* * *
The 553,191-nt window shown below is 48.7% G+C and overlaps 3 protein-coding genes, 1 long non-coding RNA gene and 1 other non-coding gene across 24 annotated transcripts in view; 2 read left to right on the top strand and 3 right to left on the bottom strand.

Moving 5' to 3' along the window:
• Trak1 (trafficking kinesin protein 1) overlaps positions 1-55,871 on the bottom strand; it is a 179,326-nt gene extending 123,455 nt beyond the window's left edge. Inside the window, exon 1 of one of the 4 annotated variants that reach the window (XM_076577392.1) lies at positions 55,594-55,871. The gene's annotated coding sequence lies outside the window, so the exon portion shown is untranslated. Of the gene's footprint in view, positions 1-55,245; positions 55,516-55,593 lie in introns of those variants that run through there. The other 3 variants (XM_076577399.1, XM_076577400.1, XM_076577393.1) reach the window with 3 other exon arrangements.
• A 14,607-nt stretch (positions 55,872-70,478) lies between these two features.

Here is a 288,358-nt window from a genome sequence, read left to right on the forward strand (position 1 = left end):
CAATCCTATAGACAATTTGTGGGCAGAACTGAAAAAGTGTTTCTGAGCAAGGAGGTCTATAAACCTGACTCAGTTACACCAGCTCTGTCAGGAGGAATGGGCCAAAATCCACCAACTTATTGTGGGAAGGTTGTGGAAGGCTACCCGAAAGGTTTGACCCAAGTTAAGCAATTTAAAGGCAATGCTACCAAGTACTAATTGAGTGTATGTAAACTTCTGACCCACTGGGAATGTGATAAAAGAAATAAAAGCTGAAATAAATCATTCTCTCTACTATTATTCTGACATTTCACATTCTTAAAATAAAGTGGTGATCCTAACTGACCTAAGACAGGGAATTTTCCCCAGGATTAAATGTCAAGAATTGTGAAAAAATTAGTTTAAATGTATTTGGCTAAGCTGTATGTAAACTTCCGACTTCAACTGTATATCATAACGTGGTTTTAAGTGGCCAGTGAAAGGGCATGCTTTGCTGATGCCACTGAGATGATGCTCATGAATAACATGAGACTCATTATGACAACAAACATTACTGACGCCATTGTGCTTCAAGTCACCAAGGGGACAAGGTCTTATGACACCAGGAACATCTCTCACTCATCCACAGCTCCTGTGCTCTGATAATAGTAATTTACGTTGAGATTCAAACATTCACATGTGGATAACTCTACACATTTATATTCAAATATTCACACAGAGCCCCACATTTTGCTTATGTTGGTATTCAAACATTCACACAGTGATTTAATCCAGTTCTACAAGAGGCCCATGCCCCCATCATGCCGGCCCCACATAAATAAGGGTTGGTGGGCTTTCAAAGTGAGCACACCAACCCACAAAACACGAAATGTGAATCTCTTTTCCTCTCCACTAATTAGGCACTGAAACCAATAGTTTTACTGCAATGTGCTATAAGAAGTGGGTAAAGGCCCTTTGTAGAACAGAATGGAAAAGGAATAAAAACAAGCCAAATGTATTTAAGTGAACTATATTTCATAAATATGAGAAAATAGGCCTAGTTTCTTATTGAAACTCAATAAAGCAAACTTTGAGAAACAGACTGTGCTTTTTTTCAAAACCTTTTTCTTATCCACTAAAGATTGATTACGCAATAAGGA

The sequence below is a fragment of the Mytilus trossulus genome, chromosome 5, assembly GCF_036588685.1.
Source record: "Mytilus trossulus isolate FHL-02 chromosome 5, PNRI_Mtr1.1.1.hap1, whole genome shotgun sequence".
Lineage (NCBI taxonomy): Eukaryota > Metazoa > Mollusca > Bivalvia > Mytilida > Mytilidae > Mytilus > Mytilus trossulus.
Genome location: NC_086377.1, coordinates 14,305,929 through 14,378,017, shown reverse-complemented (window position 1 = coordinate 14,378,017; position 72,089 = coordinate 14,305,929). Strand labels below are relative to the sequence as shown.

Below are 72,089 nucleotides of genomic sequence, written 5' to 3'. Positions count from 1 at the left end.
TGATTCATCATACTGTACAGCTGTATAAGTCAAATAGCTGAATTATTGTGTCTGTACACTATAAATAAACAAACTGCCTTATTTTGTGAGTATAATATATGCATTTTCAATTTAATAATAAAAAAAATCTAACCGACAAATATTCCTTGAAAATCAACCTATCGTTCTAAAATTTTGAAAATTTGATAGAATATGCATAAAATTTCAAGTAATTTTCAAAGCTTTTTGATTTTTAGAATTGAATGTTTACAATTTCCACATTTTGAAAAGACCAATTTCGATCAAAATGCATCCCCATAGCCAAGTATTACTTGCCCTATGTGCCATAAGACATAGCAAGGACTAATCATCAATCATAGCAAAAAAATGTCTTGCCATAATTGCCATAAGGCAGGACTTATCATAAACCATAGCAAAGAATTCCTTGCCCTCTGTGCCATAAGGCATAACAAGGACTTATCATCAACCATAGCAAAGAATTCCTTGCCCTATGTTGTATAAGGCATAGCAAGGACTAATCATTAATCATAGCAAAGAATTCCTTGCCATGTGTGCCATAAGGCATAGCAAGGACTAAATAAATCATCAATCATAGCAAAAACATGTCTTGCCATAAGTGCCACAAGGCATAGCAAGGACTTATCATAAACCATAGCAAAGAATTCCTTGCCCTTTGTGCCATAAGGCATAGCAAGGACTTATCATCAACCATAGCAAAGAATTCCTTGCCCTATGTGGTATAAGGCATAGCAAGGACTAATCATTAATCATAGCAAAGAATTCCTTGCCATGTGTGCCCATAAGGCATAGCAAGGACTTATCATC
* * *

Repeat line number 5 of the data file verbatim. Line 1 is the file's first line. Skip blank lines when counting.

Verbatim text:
Here is a 288,358-nt window from a genome sequence, read left to right on the forward strand (position 1 = left end):